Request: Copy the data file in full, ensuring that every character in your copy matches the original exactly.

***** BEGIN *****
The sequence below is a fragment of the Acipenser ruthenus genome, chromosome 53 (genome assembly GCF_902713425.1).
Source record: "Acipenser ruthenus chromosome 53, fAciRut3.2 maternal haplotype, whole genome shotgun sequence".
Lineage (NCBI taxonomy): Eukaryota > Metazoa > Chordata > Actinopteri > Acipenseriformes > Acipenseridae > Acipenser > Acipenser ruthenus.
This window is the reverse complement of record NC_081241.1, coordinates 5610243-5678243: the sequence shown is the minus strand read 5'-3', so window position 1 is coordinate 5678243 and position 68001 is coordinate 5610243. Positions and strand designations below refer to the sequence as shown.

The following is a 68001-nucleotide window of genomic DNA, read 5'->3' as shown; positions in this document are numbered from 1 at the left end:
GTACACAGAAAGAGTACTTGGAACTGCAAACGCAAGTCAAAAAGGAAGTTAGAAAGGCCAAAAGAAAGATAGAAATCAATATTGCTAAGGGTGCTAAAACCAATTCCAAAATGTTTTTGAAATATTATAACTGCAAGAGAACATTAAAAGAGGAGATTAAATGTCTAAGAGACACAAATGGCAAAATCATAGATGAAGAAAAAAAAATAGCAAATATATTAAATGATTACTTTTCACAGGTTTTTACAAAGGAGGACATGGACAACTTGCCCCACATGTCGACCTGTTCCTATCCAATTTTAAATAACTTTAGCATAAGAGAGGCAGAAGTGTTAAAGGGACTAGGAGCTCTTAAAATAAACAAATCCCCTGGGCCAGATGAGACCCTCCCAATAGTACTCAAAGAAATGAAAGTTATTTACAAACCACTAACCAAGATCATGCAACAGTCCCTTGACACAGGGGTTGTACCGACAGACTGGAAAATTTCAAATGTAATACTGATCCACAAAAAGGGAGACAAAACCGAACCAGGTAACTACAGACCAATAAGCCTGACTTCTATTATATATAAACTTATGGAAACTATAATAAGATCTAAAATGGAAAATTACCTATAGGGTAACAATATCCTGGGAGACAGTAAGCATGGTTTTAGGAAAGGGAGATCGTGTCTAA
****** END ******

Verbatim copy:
The sequence below is a fragment of the Acipenser ruthenus genome, chromosome 53 (genome assembly GCF_902713425.1).
Source record: "Acipenser ruthenus chromosome 53, fAciRut3.2 maternal haplotype, whole genome shotgun sequence".
Lineage (NCBI taxonomy): Eukaryota > Metazoa > Chordata > Actinopteri > Acipenseriformes > Acipenseridae > Acipenser > Acipenser ruthenus.
This window is the reverse complement of record NC_081241.1, coordinates 5610243-5678243: the sequence shown is the minus strand read 5'-3', so window position 1 is coordinate 5678243 and position 68001 is coordinate 5610243. Positions and strand designations below refer to the sequence as shown.

The following is a 68001-nucleotide window of genomic DNA, read 5'->3' as shown; positions in this document are numbered from 1 at the left end:
GTACACAGAAAGAGTACTTGGAACTGCAAACGCAAGTCAAAAAGGAAGTTAGAAAGGCCAAAAGAAAGATAGAAATCAATATTGCTAAGGGTGCTAAAACCAATTCCAAAATGTTTTTGAAATATTATAACTGCAAGAGAACATTAAAAGAGGAGATTAAATGTCTAAGAGACACAAATGGCAAAATCATAGATGAAGAAAAAAAAATAGCAAATATATTAAATGATTACTTTTCACAGGTTTTTACAAAGGAGGACATGGACAACTTGCCCCACATGTCGACCTGTTCCTATCCAATTTTAAATAACTTTAGCATAAGAGAGGCAGAAGTGTTAAAGGGACTAGGAGCTCTTAAAATAAACAAATCCCCTGGGCCAGATGAGACCCTCCCAATAGTACTCAAAGAAATGAAAGTTATTTACAAACCACTAACCAAGATCATGCAACAGTCCCTTGACACAGGGGTTGTACCGACAGACTGGAAAATTTCAAATGTAATACTGATCCACAAAAAGGGAGACAAAACCGAACCAGGTAACTACAGACCAATAAGCCTGACTTCTATTATATATAAACTTATGGAAACTATAATAAGATCTAAAATGGAAAATTACCTATAGGGTAACAATATCCTGGGAGACAGTAAGCATGGTTTTAGGAAAGGGAGATCGTGTCTAA